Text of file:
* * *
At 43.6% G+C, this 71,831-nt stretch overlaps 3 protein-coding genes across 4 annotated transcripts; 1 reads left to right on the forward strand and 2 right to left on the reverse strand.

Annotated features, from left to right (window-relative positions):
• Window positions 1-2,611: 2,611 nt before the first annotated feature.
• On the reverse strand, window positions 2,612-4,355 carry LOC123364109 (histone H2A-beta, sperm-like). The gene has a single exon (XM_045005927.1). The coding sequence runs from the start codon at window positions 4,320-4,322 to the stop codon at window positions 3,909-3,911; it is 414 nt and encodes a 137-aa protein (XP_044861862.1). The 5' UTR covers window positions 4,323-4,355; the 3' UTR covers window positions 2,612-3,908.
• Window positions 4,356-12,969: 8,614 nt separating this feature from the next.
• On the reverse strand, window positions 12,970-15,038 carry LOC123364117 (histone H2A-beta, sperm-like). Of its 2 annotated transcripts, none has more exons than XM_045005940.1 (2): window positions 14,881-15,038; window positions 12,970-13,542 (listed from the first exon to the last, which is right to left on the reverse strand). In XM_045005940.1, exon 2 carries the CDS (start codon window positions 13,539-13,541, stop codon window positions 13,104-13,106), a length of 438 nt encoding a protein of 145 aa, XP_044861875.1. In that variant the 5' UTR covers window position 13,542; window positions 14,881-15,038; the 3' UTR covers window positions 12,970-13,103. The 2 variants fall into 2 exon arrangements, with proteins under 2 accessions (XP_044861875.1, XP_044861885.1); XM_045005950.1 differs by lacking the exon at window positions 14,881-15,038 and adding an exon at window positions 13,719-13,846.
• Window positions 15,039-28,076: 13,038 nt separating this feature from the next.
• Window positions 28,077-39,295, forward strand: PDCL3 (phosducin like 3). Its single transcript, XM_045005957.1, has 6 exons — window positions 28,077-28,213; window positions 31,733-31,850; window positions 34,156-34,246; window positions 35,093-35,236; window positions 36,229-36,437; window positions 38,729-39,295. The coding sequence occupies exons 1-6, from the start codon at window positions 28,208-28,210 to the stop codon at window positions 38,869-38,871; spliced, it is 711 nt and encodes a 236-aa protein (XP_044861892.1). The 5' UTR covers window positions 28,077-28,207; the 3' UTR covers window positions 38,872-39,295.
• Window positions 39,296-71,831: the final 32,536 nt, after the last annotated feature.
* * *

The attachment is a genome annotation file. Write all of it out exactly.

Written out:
At 43.6% G+C, this 71,831-nt stretch overlaps 3 protein-coding genes across 4 annotated transcripts; 1 reads left to right on the forward strand and 2 right to left on the reverse strand.

Annotated features, from left to right (window-relative positions):
• Window positions 1-2,611: 2,611 nt before the first annotated feature.
• On the reverse strand, window positions 2,612-4,355 carry LOC123364109 (histone H2A-beta, sperm-like). The gene has a single exon (XM_045005927.1). The coding sequence runs from the start codon at window positions 4,320-4,322 to the stop codon at window positions 3,909-3,911; it is 414 nt and encodes a 137-aa protein (XP_044861862.1). The 5' UTR covers window positions 4,323-4,355; the 3' UTR covers window positions 2,612-3,908.
• Window positions 4,356-12,969: 8,614 nt separating this feature from the next.
• On the reverse strand, window positions 12,970-15,038 carry LOC123364117 (histone H2A-beta, sperm-like). Of its 2 annotated transcripts, none has more exons than XM_045005940.1 (2): window positions 14,881-15,038; window positions 12,970-13,542 (listed from the first exon to the last, which is right to left on the reverse strand). In XM_045005940.1, exon 2 carries the CDS (start codon window positions 13,539-13,541, stop codon window positions 13,104-13,106), a length of 438 nt encoding a protein of 145 aa, XP_044861875.1. In that variant the 5' UTR covers window position 13,542; window positions 14,881-15,038; the 3' UTR covers window positions 12,970-13,103. The 2 variants fall into 2 exon arrangements, with proteins under 2 accessions (XP_044861875.1, XP_044861885.1); XM_045005950.1 differs by lacking the exon at window positions 14,881-15,038 and adding an exon at window positions 13,719-13,846.
• Window positions 15,039-28,076: 13,038 nt separating this feature from the next.
• Window positions 28,077-39,295, forward strand: PDCL3 (phosducin like 3). Its single transcript, XM_045005957.1, has 6 exons — window positions 28,077-28,213; window positions 31,733-31,850; window positions 34,156-34,246; window positions 35,093-35,236; window positions 36,229-36,437; window positions 38,729-39,295. The coding sequence occupies exons 1-6, from the start codon at window positions 28,208-28,210 to the stop codon at window positions 38,869-38,871; spliced, it is 711 nt and encodes a 236-aa protein (XP_044861892.1). The 5' UTR covers window positions 28,077-28,207; the 3' UTR covers window positions 38,872-39,295.
• Window positions 39,296-71,831: the final 32,536 nt, after the last annotated feature.